The group Zim Nobuntu continues its American tour with a stopover in New York

By British correspondent

The all-girl a cappella quintet from ZIMBABWE continues its two-month tour of the United States with a show on Friday at the Saratoga Performing Arts Center in New York.

Nobuntu’s show is the first of concerts scheduled year-round at the newly refurbished Spa Little Theatre, which had not held shows since the start of the Covid-19 pandemic.

Officials said that after consulting their lists of possible performers, they zeroed in on Nobuntu, a band whose a cappella style is reminiscent of Ladysmith Black Mambazo.

The group formed in 2011 and in 2013 released their first recording “Thina” (10th District Music). Two more records followed with frequent US tours and international acclaim.

“All the women come from different parts of Zimbabwe and sing from traditional Zimbabwean to Afro-jazz to gospel,” said Shane Cadman, bookings representative for Alliance Artist Management.

Their distinctive style of South African singing involves rhythmic unity and complex harmonies accompanied by percussion such as mbira and dance movements. A brief overview of their many.

“The band is very popular,” said Cadman, who was already working on Nobuntu’s 2023 tour schedule. “They work with local choirs and workshops. They are incredible women.

Meanwhile, Nobuntu performed last week at the Rialto Center for the Arts in Atlanta.

Below are excerpts from an interview the band gave after the show;

On the meaning of “Nobuntu” and their music philosophy:

“Nobunto means ‘mother of mankind,'” Joyline said. “We come from Bulawayo, the second largest city in Zimbabwe, and the most widely spoken language which dominates is Ndebele. Thus, in Ndebele, “no” means “mother” and “ubuntu” is a generic term for all that is good. Love, peace, forgiveness and all that a wife or mother embraces. So we decided to call ourselves “the mothers of ubuntu”.

“’Cula’ means ‘to sing’. So in this song, we say, “Sing when you’re sad.” Sing when you are happy. Sing when you are confused. Anytime, because music gives you peace and music brings love and everything in life, anyone, music connects people,” Joyline said. “You can listen to or sing along to music any day, any time, whether you’re in the office, whether you’re at work, whether you’re in the military, whether you’re at war… music always brings you peace in your heart.”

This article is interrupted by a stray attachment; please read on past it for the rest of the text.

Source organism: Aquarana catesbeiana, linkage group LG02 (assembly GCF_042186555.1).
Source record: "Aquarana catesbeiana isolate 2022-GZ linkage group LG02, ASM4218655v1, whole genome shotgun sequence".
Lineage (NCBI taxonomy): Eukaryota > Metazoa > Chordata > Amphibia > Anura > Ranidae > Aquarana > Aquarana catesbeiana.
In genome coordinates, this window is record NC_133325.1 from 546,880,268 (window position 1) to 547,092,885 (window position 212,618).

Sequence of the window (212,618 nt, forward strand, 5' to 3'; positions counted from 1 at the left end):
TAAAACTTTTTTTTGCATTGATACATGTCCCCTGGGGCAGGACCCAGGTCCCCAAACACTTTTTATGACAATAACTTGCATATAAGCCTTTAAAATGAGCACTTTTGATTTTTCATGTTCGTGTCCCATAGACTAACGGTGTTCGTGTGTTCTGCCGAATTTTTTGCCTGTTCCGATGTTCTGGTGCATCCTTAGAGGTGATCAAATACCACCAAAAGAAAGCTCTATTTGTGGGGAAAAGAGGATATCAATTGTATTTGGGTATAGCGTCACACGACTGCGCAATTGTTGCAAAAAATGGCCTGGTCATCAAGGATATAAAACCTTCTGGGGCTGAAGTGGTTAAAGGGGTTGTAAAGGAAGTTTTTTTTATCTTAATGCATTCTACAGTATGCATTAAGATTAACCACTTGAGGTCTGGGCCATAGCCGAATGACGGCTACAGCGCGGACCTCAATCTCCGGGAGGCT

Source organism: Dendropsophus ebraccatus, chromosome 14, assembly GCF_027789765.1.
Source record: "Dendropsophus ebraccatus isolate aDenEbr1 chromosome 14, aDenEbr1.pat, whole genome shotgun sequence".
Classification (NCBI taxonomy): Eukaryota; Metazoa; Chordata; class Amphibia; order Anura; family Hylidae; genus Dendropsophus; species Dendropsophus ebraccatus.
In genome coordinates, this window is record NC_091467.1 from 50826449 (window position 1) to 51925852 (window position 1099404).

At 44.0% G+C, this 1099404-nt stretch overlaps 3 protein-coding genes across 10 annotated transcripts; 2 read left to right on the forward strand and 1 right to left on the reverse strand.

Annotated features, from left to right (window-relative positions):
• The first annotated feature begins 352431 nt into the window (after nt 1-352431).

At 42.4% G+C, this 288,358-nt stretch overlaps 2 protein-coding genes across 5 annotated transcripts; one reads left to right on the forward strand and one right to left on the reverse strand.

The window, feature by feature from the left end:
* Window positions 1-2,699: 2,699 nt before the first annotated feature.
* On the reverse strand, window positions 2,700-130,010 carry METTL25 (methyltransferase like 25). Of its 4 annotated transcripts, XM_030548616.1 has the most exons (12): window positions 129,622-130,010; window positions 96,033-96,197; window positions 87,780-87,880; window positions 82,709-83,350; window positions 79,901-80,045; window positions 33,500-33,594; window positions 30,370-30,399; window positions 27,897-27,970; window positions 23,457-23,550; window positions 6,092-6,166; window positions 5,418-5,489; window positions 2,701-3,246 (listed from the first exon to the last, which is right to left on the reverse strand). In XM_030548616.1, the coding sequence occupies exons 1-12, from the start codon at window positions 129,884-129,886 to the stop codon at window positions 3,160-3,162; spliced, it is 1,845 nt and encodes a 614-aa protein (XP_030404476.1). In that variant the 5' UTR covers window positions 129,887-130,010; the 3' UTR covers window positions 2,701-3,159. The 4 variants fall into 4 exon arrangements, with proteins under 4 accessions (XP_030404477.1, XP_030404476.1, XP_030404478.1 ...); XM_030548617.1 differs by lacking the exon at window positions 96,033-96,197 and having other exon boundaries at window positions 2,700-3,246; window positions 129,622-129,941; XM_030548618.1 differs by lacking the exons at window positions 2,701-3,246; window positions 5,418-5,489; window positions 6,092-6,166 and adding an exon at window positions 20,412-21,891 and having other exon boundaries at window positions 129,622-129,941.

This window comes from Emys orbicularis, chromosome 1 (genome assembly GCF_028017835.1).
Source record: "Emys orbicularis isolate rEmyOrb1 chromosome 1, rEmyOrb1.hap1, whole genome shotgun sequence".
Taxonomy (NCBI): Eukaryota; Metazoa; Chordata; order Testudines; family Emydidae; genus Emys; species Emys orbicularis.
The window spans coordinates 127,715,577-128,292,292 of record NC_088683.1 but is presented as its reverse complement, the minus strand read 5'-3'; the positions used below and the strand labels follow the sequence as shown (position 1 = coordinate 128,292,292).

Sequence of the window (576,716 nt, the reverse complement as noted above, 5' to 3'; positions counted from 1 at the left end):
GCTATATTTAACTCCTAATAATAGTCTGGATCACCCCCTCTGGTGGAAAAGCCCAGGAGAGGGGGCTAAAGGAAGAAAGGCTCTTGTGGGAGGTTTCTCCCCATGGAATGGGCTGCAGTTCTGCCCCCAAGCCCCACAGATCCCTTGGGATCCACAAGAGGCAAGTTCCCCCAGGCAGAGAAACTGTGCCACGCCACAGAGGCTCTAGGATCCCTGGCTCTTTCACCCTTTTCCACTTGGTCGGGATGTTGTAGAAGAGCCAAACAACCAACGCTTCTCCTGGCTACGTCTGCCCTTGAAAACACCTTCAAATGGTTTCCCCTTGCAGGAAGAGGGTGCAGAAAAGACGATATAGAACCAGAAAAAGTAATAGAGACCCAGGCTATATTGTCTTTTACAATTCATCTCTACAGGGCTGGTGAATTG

A self-managed and itinerant family unit:

“My role in the band, I’m a singer, I’m a songwriter. I finance sometimes, like, we rotate the tasks every year. Everyone has their own duty – you know, production, travel and all that. All these things we have to do. So we give each other tasks and we alternate tasks,” Joyline explained.

Duduzile added, “When we started, we had no idea how to behave as Nobuntu. We were touring all over the world and doing everything. In order to learn how to manage ourselves, we decided to give ourselves roles in the group according to our strengths. So, as Joyline pointed out, she does mostly finance. This is where its strength lies. She knows how to manage finances, and I’m the one who talks the most with journalists. I am also a singer, which is my main job at Nobuntu, but I also do publicity… In a nutshell, we mostly manage each other and we also do the work.

Inspired by a love for traditional Zimbabwean song and culture:

“Our sound is rooted mainly in our tradition, our traditional music, most of which is still unknown. But we know it has been passed down to us from generation to generation,” Duduzile said. We have Shona, Heather descent [Dube] and Zanele [Manhenga] from the Shona tribe, and the rest of us are from the Ndebele tribe. So we have a fusion of those two traditions with other tribes that come from the Matebeleland region where we come from in Zimbabwe. Our sound is therefore mainly made up of traditional music… and new compositions that we have composed over the years. But we are more inspired by our traditional music.

“Something I always tell people and preach about where we come from is that we know each other. Identity is very, very important where we come from,” Duduzile said. “You have to know who your ancestors are, what your lineage is, and your ancestors and how you came to be so you can put yourself out there in the world like we do… It’s something that comes easily to us, because that it’s been passed down to us orally from generation to generation, so what we’re just doing is taking it out of Zimbabwe, out of Africa, out into the world.

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